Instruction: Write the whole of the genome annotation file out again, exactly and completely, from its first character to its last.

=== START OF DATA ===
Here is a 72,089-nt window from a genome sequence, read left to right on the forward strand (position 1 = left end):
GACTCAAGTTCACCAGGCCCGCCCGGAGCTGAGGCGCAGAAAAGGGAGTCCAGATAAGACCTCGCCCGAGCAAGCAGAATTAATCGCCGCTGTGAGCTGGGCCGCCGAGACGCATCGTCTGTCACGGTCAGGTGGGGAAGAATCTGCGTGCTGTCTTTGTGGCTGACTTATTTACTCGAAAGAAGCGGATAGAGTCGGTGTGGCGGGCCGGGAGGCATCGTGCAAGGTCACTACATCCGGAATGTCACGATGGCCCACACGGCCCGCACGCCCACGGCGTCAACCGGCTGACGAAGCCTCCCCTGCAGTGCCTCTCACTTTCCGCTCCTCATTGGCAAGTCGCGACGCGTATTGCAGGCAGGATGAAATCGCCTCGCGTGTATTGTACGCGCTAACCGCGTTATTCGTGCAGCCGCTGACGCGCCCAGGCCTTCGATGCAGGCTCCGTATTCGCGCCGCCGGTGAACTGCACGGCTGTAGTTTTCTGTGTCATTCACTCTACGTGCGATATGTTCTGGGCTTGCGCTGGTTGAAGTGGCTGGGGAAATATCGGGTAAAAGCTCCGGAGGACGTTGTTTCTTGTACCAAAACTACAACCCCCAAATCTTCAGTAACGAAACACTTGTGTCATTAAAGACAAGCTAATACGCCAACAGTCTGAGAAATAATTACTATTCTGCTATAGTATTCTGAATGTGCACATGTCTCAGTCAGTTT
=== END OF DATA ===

Here is a 72,089-nt window from a genome sequence, read left to right on the forward strand (position 1 = left end):
GACTCAAGTTCACCAGGCCCGCCCGGAGCTGAGGCGCAGAAAAGGGAGTCCAGATAAGACCTCGCCCGAGCAAGCAGAATTAATCGCCGCTGTGAGCTGGGCCGCCGAGACGCATCGTCTGTCACGGTCAGGTGGGGAAGAATCTGCGTGCTGTCTTTGTGGCTGACTTATTTACTCGAAAGAAGCGGATAGAGTCGGTGTGGCGGGCCGGGAGGCATCGTGCAAGGTCACTACATCCGGAATGTCACGATGGCCCACACGGCCCGCACGCCCACGGCGTCAACCGGCTGACGAAGCCTCCCCTGCAGTGCCTCTCACTTTCCGCTCCTCATTGGCAAGTCGCGACGCGTATTGCAGGCAGGATGAAATCGCCTCGCGTGTATTGTACGCGCTAACCGCGTTATTCGTGCAGCCGCTGACGCGCCCAGGCCTTCGATGCAGGCTCCGTATTCGCGCCGCCGGTGAACTGCACGGCTGTAGTTTTCTGTGTCATTCACTCTACGTGCGATATGTTCTGGGCTTGCGCTGGTTGAAGTGGCTGGGGAAATATCGGGTAAAAGCTCCGGAGGACGTTGTTTCTTGTACCAAAACTACAACCCCCAAATCTTCAGTAACGAAACACTTGTGTCATTAAAGACAAGCTAATACGCCAACAGTCTGAGAAATAATTACTATTCTGCTATAGTATTCTGAATGTGCACATGTCTCAGTCAGTTT